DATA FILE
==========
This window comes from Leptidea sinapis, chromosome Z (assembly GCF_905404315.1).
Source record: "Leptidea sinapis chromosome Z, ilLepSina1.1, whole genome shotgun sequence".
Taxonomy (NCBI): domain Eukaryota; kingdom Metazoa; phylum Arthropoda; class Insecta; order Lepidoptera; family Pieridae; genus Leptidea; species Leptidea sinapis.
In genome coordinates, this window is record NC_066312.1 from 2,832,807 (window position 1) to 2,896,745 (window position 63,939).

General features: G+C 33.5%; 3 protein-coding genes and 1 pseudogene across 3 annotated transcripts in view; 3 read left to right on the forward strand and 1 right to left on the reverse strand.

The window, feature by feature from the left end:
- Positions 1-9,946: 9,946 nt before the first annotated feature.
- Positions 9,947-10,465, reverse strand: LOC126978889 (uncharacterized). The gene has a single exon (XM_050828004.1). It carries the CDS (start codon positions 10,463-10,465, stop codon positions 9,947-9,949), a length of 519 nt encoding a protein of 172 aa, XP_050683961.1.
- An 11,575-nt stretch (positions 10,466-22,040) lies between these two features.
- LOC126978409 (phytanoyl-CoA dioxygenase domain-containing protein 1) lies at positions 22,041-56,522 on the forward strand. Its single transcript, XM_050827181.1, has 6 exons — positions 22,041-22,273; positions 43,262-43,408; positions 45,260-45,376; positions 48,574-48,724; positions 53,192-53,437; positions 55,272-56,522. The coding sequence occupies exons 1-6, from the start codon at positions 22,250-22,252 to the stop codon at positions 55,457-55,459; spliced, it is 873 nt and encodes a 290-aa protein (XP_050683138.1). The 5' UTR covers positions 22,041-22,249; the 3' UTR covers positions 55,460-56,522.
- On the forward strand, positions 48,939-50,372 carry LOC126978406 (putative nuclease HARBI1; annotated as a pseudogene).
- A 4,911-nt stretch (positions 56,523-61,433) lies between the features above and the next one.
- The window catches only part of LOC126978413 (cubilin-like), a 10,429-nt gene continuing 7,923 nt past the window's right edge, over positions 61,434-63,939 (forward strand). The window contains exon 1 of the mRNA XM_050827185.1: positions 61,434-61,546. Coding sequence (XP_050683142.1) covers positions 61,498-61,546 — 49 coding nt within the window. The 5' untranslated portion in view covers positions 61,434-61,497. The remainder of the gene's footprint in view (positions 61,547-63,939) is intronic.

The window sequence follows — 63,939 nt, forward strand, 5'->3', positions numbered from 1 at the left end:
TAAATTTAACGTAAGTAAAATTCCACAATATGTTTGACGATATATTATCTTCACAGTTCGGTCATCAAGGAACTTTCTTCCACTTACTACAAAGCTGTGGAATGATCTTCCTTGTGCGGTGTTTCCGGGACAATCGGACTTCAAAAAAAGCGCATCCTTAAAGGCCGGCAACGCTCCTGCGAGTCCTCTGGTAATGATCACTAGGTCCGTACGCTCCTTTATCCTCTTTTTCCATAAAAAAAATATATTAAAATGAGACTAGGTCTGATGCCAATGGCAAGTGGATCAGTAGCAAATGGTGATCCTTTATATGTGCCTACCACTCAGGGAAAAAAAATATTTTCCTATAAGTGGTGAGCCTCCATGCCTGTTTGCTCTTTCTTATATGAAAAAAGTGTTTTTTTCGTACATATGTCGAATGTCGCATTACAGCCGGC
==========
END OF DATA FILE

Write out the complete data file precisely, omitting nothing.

This window comes from Leptidea sinapis, chromosome Z (assembly GCF_905404315.1).
Source record: "Leptidea sinapis chromosome Z, ilLepSina1.1, whole genome shotgun sequence".
Taxonomy (NCBI): domain Eukaryota; kingdom Metazoa; phylum Arthropoda; class Insecta; order Lepidoptera; family Pieridae; genus Leptidea; species Leptidea sinapis.
In genome coordinates, this window is record NC_066312.1 from 2,832,807 (window position 1) to 2,896,745 (window position 63,939).

General features: G+C 33.5%; 3 protein-coding genes and 1 pseudogene across 3 annotated transcripts in view; 3 read left to right on the forward strand and 1 right to left on the reverse strand.

The window, feature by feature from the left end:
- Positions 1-9,946: 9,946 nt before the first annotated feature.
- Positions 9,947-10,465, reverse strand: LOC126978889 (uncharacterized). The gene has a single exon (XM_050828004.1). It carries the CDS (start codon positions 10,463-10,465, stop codon positions 9,947-9,949), a length of 519 nt encoding a protein of 172 aa, XP_050683961.1.
- An 11,575-nt stretch (positions 10,466-22,040) lies between these two features.
- LOC126978409 (phytanoyl-CoA dioxygenase domain-containing protein 1) lies at positions 22,041-56,522 on the forward strand. Its single transcript, XM_050827181.1, has 6 exons — positions 22,041-22,273; positions 43,262-43,408; positions 45,260-45,376; positions 48,574-48,724; positions 53,192-53,437; positions 55,272-56,522. The coding sequence occupies exons 1-6, from the start codon at positions 22,250-22,252 to the stop codon at positions 55,457-55,459; spliced, it is 873 nt and encodes a 290-aa protein (XP_050683138.1). The 5' UTR covers positions 22,041-22,249; the 3' UTR covers positions 55,460-56,522.
- On the forward strand, positions 48,939-50,372 carry LOC126978406 (putative nuclease HARBI1; annotated as a pseudogene).
- A 4,911-nt stretch (positions 56,523-61,433) lies between the features above and the next one.
- The window catches only part of LOC126978413 (cubilin-like), a 10,429-nt gene continuing 7,923 nt past the window's right edge, over positions 61,434-63,939 (forward strand). The window contains exon 1 of the mRNA XM_050827185.1: positions 61,434-61,546. Coding sequence (XP_050683142.1) covers positions 61,498-61,546 — 49 coding nt within the window. The 5' untranslated portion in view covers positions 61,434-61,497. The remainder of the gene's footprint in view (positions 61,547-63,939) is intronic.

The window sequence follows — 63,939 nt, forward strand, 5'->3', positions numbered from 1 at the left end:
TAAATTTAACGTAAGTAAAATTCCACAATATGTTTGACGATATATTATCTTCACAGTTCGGTCATCAAGGAACTTTCTTCCACTTACTACAAAGCTGTGGAATGATCTTCCTTGTGCGGTGTTTCCGGGACAATCGGACTTCAAAAAAAGCGCATCCTTAAAGGCCGGCAACGCTCCTGCGAGTCCTCTGGTAATGATCACTAGGTCCGTACGCTCCTTTATCCTCTTTTTCCATAAAAAAAATATATTAAAATGAGACTAGGTCTGATGCCAATGGCAAGTGGATCAGTAGCAAATGGTGATCCTTTATATGTGCCTACCACTCAGGGAAAAAAAATATTTTCCTATAAGTGGTGAGCCTCCATGCCTGTTTGCTCTTTCTTATATGAAAAAAGTGTTTTTTTCGTACATATGTCGAATGTCGCATTACAGCCGGC